I love the San Blas Half Marathon in Coamo, PR. LOVE it. If I had the resources to make an annual trip to PR in February each year after this one, I probably would, just for this race. The crowd and festive atmosphere in Coamo make running the race so enjoyable and worth it.
Let’s backtrack a bit, before I get into my experience yesterday.
Last year, I went into the medio maratón unprepared for what I was about to face. This year, I was determined to train hard and intelligently and come out with a better time. I resolved to follow an actual training program (rather than running 3-4 days a week with one long run, as I did last year), and I made sure my long rungs included as big a hill as I could manage in Guayama. At the end of November, training was going great. In the two races I ran in the fall (a 5K and a 5 mile), I set personal records. I was on top of the world, sure that not only would I beat last year’s time, maybe I could even break 2 hours.
And then, I started to hurt myself. First it was my Achilles tendon. So I cut way back for about three weeks to give that a chance to heal. Then my ankles gave me trouble, as well as my feet. By the time I came back to Puerto Rico after Christmas, I had 3 weeks left to train, but I was feeling healthy again.
So of course, I increased distance too fast and gave myself “Runner’s Knee.” Nine days before the race. I cut back, gave my knee some rest, while still going on short, easy runs to keep my form (icing after each). But when a 2 mile run 2 days before the race was painful, I was really, really nervous to attempt 13 miles in the mountains.
But I’d signed up and prepared for months, and there was no way I wasn’t going to at least try. So, with visions of myself finishing the race in the back of an ambulance in my mind, we set off for the race.
This year’s race experience was different from last year’s for multiple reasons. First, rather than staying in Coamo the night before, we drove up the day of. We knew traffic would be intense, so we left Guayama before 9am, even though the race didn’t start until 4pm. We got to Coamo a little bit before 10, and were able to find a good parking spot and relax for a few hours. Second, the group that went was different. This year I had someone to run with! I actually only met Lucy a few weeks ago, when we were introduced by a teacher at school. She was interested in running San Blas, so she came along with us. Also, the experience was different for my supporters. Kelsey and Kezia came, as well as two of Kezia’s brothers. They had a canopy to sit under and pass the day enjoying the crowds and party atmosphere of the race.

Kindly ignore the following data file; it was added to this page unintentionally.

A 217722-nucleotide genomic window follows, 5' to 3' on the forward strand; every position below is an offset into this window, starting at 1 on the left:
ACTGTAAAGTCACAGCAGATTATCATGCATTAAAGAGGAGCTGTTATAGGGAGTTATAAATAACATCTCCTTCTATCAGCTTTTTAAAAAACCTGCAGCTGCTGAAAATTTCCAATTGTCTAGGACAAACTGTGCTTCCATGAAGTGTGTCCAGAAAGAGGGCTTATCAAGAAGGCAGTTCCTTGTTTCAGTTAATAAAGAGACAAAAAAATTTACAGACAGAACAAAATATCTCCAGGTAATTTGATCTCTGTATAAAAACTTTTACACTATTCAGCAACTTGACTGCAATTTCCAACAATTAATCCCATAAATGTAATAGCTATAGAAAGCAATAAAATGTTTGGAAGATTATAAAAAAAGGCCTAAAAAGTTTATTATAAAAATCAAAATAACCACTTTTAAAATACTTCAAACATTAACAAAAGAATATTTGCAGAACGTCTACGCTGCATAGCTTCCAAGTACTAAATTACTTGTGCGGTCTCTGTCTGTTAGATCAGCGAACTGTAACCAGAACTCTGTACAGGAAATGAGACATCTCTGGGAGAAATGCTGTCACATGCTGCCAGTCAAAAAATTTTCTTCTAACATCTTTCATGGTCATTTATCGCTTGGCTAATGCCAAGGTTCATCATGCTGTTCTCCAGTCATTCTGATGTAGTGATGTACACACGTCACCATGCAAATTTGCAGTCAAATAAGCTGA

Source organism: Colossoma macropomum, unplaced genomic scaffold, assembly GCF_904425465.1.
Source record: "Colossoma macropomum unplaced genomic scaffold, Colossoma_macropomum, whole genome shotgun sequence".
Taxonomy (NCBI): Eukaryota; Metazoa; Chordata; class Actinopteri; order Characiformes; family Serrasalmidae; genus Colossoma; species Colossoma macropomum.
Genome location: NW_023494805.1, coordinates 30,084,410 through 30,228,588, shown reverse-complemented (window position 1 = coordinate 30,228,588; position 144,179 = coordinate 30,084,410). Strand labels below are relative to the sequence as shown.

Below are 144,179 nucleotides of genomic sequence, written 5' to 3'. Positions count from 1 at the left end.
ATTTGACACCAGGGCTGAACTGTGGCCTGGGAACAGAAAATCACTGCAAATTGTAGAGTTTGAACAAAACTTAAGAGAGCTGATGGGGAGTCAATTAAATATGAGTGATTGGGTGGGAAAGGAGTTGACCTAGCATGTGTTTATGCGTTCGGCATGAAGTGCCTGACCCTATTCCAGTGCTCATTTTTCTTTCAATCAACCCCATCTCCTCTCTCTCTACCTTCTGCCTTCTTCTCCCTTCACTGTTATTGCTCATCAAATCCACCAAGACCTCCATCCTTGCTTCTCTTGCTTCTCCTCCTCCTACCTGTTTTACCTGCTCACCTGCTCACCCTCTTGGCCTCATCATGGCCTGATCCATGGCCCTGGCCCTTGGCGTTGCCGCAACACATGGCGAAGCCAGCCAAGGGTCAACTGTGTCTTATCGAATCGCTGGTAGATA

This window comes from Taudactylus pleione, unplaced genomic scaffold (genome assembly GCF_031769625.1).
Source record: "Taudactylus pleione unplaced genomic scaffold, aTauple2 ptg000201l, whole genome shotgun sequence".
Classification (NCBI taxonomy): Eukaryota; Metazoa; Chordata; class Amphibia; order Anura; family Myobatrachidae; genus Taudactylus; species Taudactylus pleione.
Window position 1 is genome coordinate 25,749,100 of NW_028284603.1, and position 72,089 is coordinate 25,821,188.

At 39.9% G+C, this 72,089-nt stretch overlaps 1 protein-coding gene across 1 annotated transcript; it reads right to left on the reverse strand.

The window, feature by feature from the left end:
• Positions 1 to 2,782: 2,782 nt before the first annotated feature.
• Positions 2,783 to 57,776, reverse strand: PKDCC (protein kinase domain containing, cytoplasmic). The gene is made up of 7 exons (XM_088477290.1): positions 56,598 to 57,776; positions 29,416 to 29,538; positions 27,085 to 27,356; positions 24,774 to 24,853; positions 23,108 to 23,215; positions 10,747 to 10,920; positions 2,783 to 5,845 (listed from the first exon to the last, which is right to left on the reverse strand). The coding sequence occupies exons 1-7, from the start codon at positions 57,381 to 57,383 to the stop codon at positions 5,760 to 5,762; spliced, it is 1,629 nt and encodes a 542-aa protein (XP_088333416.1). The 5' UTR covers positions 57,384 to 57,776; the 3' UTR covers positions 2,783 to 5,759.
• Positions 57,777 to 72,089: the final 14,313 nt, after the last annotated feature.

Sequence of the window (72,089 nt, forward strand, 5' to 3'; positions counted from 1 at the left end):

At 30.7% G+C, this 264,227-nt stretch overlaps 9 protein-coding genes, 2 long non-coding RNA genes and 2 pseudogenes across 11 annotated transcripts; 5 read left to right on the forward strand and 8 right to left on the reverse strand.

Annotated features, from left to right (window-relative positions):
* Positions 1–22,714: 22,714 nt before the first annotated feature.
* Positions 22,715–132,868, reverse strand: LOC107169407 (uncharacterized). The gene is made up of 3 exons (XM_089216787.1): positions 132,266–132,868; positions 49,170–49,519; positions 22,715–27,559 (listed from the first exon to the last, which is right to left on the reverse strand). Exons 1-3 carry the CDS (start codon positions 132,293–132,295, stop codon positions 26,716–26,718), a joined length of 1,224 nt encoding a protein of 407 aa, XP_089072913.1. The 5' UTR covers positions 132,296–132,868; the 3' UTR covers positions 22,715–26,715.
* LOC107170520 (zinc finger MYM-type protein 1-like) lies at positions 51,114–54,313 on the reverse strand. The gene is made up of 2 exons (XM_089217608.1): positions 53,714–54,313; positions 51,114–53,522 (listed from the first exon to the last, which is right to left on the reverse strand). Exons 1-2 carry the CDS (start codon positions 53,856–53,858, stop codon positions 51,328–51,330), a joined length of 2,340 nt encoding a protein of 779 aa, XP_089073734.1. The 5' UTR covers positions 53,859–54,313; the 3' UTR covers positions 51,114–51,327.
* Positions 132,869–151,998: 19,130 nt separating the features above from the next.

|Lucy and I, pre-race|
I, meanwhile, spent the afternoon waiting. Lucy and I sat inside the basketball stadium, where many of the athletes waited. We ate free pasta for lunch and then relaxed in the air conditioning. Lucy spotted Alejandro Garcia Padilla, the new governor of Puerto Rico, and after blowing him kisses across the court, when he came over near where we were sitting, she was able to run down and get a picture with him.
At 2:00, we boarded the school buses that would take us to the starting line. As our driver navigated up the route, laying on the horn the entire way, I felt like I was living out the scene in The Hunger Games in which Katniss and Peeta arrive by train to the Capitol, to multitudes cheering for them just outside the windows. Athletes are the celebrities of the day in Coamo, no matter who you are or whether people know you.